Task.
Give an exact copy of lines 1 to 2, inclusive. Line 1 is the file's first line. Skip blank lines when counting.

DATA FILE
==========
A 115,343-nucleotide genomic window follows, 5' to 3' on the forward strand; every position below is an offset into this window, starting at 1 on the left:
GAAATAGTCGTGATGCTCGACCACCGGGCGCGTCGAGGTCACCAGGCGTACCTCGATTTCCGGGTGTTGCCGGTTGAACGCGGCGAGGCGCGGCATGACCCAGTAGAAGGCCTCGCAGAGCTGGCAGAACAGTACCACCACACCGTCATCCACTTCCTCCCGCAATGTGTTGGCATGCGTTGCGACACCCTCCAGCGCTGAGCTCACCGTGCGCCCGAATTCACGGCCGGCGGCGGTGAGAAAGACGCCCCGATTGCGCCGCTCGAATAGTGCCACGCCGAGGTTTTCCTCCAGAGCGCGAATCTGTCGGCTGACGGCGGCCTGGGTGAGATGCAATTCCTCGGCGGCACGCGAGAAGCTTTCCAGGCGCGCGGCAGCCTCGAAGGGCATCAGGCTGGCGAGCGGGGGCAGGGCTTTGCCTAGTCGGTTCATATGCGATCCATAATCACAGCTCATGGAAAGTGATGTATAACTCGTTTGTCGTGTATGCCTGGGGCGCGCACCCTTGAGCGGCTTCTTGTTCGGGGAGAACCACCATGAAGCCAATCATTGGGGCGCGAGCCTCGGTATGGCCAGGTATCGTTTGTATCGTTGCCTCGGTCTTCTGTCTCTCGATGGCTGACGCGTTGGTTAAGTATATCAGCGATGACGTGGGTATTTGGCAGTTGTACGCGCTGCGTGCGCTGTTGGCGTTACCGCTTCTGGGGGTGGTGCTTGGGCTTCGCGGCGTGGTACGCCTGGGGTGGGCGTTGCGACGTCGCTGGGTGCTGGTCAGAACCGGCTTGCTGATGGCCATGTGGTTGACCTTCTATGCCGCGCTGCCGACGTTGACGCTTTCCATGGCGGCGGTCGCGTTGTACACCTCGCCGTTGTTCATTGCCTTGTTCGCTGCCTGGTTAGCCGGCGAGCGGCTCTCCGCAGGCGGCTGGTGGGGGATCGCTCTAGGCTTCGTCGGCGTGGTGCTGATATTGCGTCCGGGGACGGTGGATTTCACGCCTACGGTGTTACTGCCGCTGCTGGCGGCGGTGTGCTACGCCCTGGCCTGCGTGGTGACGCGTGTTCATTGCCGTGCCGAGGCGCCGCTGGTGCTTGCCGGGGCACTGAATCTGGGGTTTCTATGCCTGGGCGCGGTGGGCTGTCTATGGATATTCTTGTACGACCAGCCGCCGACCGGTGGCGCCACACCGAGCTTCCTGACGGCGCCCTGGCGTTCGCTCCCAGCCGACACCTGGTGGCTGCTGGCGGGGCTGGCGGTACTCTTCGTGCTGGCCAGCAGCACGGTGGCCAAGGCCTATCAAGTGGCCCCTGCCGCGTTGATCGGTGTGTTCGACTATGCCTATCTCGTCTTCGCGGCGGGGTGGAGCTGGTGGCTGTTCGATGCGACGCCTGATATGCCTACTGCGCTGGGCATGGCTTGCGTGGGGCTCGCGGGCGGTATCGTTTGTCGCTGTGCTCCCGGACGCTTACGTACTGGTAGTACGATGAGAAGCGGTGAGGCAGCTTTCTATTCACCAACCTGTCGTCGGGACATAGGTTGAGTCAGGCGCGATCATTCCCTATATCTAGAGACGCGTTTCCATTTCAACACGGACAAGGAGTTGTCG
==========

A 115,343-nucleotide genomic window follows, 5' to 3' on the forward strand; every position below is an offset into this window, starting at 1 on the left:
GAAATAGTCGTGATGCTCGACCACCGGGCGCGTCGAGGTCACCAGGCGTACCTCGATTTCCGGGTGTTGCCGGTTGAACGCGGCGAGGCGCGGCATGACCCAGTAGAAGGCCTCGCAGAGCTGGCAGAACAGTACCACCACACCGTCATCCACTTCCTCCCGCAATGTGTTGGCATGCGTTGCGACACCCTCCAGCGCTGAGCTCACCGTGCGCCCGAATTCACGGCCGGCGGCGGTGAGAAAGACGCCCCGATTGCGCCGCTCGAATAGTGCCACGCCGAGGTTTTCCTCCAGAGCGCGAATCTGTCGGCTGACGGCGGCCTGGGTGAGATGCAATTCCTCGGCGGCACGCGAGAAGCTTTCCAGGCGCGCGGCAGCCTCGAAGGGCATCAGGCTGGCGAGCGGGGGCAGGGCTTTGCCTAGTCGGTTCATATGCGATCCATAATCACAGCTCATGGAAAGTGATGTATAACTCGTTTGTCGTGTATGCCTGGGGCGCGCACCCTTGAGCGGCTTCTTGTTCGGGGAGAACCACCATGAAGCCAATCATTGGGGCGCGAGCCTCGGTATGGCCAGGTATCGTTTGTATCGTTGCCTCGGTCTTCTGTCTCTCGATGGCTGACGCGTTGGTTAAGTATATCAGCGATGACGTGGGTATTTGGCAGTTGTACGCGCTGCGTGCGCTGTTGGCGTTACCGCTTCTGGGGGTGGTGCTTGGGCTTCGCGGCGTGGTACGCCTGGGGTGGGCGTTGCGACGTCGCTGGGTGCTGGTCAGAACCGGCTTGCTGATGGCCATGTGGTTGACCTTCTATGCCGCGCTGCCGACGTTGACGCTTTCCATGGCGGCGGTCGCGTTGTACACCTCGCCGTTGTTCATTGCCTTGTTCGCTGCCTGGTTAGCCGGCGAGCGGCTCTCCGCAGGCGGCTGGTGGGGGATCGCTCTAGGCTTCGTCGGCGTGGTGCTGATATTGCGTCCGGGGACGGTGGATTTCACGCCTACGGTGTTACTGCCGCTGCTGGCGGCGGTGTGCTACGCCCTGGCCTGCGTGGTGACGCGTGTTCATTGCCGTGCCGAGGCGCCGCTGGTGCTTGCCGGGGCACTGAATCTGGGGTTTCTATGCCTGGGCGCGGTGGGCTGTCTATGGATATTCTTGTACGACCAGCCGCCGACCGGTGGCGCCACACCGAGCTTCCTGACGGCGCCCTGGCGTTCGCTCCCAGCCGACACCTGGTGGCTGCTGGCGGGGCTGGCGGTACTCTTCGTGCTGGCCAGCAGCACGGTGGCCAAGGCCTATCAAGTGGCCCCTGCCGCGTTGATCGGTGTGTTCGACTATGCCTATCTCGTCTTCGCGGCGGGGTGGAGCTGGTGGCTGTTCGATGCGACGCCTGATATGCCTACTGCGCTGGGCATGGCTTGCGTGGGGCTCGCGGGCGGTATCGTTTGTCGCTGTGCTCCCGGACGCTTACGTACTGGTAGTACGATGAGAAGCGGTGAGGCAGCTTTCTATTCACCAACCTGTCGTCGGGACATAGGTTGAGTCAGGCGCGATCATTCCCTATATCTAGAGACGCGTTTCCATTTCAACACGGACAAGGAGTTGTCG